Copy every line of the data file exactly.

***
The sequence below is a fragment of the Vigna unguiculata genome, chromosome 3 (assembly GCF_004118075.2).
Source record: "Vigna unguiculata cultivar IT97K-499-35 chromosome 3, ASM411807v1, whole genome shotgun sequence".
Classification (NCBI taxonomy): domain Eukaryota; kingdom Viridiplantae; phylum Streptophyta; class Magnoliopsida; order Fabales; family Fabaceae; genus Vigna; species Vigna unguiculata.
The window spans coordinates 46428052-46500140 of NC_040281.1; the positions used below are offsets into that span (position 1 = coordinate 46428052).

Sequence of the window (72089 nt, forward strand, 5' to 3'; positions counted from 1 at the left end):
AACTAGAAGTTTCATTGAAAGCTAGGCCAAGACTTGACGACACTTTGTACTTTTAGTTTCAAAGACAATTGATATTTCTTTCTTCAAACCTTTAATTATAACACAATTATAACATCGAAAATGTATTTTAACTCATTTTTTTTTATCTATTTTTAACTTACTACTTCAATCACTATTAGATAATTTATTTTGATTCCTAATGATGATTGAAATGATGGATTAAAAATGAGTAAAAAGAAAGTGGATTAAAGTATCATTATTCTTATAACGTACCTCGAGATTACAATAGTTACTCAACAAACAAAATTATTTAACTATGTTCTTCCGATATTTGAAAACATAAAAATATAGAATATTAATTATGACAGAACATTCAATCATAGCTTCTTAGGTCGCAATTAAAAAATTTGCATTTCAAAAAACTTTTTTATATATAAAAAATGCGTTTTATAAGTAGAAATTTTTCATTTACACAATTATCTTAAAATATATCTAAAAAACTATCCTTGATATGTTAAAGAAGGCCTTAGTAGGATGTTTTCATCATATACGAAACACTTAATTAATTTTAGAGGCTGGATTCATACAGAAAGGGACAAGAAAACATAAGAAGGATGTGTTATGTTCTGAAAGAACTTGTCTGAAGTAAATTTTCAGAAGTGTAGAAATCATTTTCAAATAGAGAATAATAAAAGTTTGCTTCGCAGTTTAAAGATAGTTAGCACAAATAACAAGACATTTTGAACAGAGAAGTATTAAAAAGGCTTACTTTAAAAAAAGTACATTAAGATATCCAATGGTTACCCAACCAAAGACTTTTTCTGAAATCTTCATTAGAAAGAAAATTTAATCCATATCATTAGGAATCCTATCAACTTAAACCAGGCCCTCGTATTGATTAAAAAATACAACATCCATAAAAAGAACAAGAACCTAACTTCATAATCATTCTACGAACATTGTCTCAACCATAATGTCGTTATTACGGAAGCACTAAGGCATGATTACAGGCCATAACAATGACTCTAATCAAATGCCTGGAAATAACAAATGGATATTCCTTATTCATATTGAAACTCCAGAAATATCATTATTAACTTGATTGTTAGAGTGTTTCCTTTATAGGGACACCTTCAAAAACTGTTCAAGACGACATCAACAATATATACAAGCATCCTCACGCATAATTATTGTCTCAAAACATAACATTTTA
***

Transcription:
The sequence below is a fragment of the Vigna unguiculata genome, chromosome 3 (assembly GCF_004118075.2).
Source record: "Vigna unguiculata cultivar IT97K-499-35 chromosome 3, ASM411807v1, whole genome shotgun sequence".
Classification (NCBI taxonomy): domain Eukaryota; kingdom Viridiplantae; phylum Streptophyta; class Magnoliopsida; order Fabales; family Fabaceae; genus Vigna; species Vigna unguiculata.
The window spans coordinates 46428052-46500140 of NC_040281.1; the positions used below are offsets into that span (position 1 = coordinate 46428052).

Sequence of the window (72089 nt, forward strand, 5' to 3'; positions counted from 1 at the left end):
AACTAGAAGTTTCATTGAAAGCTAGGCCAAGACTTGACGACACTTTGTACTTTTAGTTTCAAAGACAATTGATATTTCTTTCTTCAAACCTTTAATTATAACACAATTATAACATCGAAAATGTATTTTAACTCATTTTTTTTTATCTATTTTTAACTTACTACTTCAATCACTATTAGATAATTTATTTTGATTCCTAATGATGATTGAAATGATGGATTAAAAATGAGTAAAAAGAAAGTGGATTAAAGTATCATTATTCTTATAACGTACCTCGAGATTACAATAGTTACTCAACAAACAAAATTATTTAACTATGTTCTTCCGATATTTGAAAACATAAAAATATAGAATATTAATTATGACAGAACATTCAATCATAGCTTCTTAGGTCGCAATTAAAAAATTTGCATTTCAAAAAACTTTTTTATATATAAAAAATGCGTTTTATAAGTAGAAATTTTTCATTTACACAATTATCTTAAAATATATCTAAAAAACTATCCTTGATATGTTAAAGAAGGCCTTAGTAGGATGTTTTCATCATATACGAAACACTTAATTAATTTTAGAGGCTGGATTCATACAGAAAGGGACAAGAAAACATAAGAAGGATGTGTTATGTTCTGAAAGAACTTGTCTGAAGTAAATTTTCAGAAGTGTAGAAATCATTTTCAAATAGAGAATAATAAAAGTTTGCTTCGCAGTTTAAAGATAGTTAGCACAAATAACAAGACATTTTGAACAGAGAAGTATTAAAAAGGCTTACTTTAAAAAAAGTACATTAAGATATCCAATGGTTACCCAACCAAAGACTTTTTCTGAAATCTTCATTAGAAAGAAAATTTAATCCATATCATTAGGAATCCTATCAACTTAAACCAGGCCCTCGTATTGATTAAAAAATACAACATCCATAAAAAGAACAAGAACCTAACTTCATAATCATTCTACGAACATTGTCTCAACCATAATGTCGTTATTACGGAAGCACTAAGGCATGATTACAGGCCATAACAATGACTCTAATCAAATGCCTGGAAATAACAAATGGATATTCCTTATTCATATTGAAACTCCAGAAATATCATTATTAACTTGATTGTTAGAGTGTTTCCTTTATAGGGACACCTTCAAAAACTGTTCAAGACGACATCAACAATATATACAAGCATCCTCACGCATAATTATTGTCTCAAAACATAACATTTTA